For more than twenty-five years, the Instrumentation and Model Facility (IMF) has supported research and education at UVM through innovative development of instrumentation, fabrication of mechanical devices, technical consultation, and service of existing equipment. The 14,000-sq.-ft. facility includes a professional machine shop including a welding area, milling machines, lathes, and ancillary equipment, an electronics design and fabrication facility (including an extensive electronics library), and a repair center for instrumentation ranging from laboratory instruments to personal computers. IMF is staffed by experienced scientific instrument makers as well as electronic, research project, and field service engineers. The Technical Services Program (TSP), a second group located in the IMF building, provides clinical engineering services to health care facilities, as well as paid service learning experiences for undergraduate students. [ find out more... ]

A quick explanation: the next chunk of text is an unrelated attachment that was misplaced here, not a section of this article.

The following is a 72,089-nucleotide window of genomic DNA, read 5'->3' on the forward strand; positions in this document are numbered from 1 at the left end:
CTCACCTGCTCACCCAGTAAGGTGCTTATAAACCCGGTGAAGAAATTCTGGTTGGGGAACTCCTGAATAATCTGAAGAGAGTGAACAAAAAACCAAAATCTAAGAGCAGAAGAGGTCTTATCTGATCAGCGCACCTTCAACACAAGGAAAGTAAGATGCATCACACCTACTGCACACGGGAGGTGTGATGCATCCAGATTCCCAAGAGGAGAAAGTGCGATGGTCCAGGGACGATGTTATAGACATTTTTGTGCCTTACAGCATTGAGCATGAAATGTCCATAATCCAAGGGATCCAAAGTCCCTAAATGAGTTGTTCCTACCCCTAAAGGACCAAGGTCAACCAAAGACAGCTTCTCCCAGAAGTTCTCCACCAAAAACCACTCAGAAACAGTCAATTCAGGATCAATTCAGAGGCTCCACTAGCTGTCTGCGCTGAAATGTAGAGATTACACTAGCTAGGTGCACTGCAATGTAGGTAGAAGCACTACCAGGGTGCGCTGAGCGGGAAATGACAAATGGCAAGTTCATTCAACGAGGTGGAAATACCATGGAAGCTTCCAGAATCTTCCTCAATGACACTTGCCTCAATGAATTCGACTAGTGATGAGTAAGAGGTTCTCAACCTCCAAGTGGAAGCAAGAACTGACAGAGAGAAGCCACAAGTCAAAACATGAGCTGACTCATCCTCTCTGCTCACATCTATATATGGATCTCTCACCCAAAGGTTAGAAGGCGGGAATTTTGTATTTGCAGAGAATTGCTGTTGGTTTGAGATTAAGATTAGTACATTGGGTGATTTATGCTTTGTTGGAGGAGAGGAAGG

Microscopy Imaging Center (MIC)
The Microscopy Imaging Center (MIC) consists of six microscopy-based imaging systems. At the light and electron microscopic levels, it provides state-of-the-art, quality-assured, morphologically oriented services. The CIF is operated on a fee-for-service basis and provides professional consultation and assistance with equipment use, experimental design and interpretation. The imaging systems include: a JEOL 1210 Transmission Electron Microscope with x-ray microanalysis system for elemental analysis at the EM level; a JEOL JSM T-300 Scanning Electron Microscope; a BioRad MRC 1024 Confocal Laser Scanning Imaging Sysem; a Digital Instruments Atomic Force Microscope; an Olympus BX50 Light Microscope for Fluorescence In Situ Hybridization (FISH) with Sun Sparc Workstation; an Eppendorf Microinjection System; a Compucyte Laser Scanning Cytometer; and a Dell 400 Workstation for Microvoxel 3DReconstruction, Comos and Optimus processing. [ find out more... ]
Vermont Advanced Computing Center (VACC)
The Vermont Advanced Computing Center (VACC) is an advanced computing center on campus that offers high performance parallel computing hardware, sensor networks, simulation software, data integration middleware, and immersive visualization facilities, as well as related advanced computing support. [ find out more... ]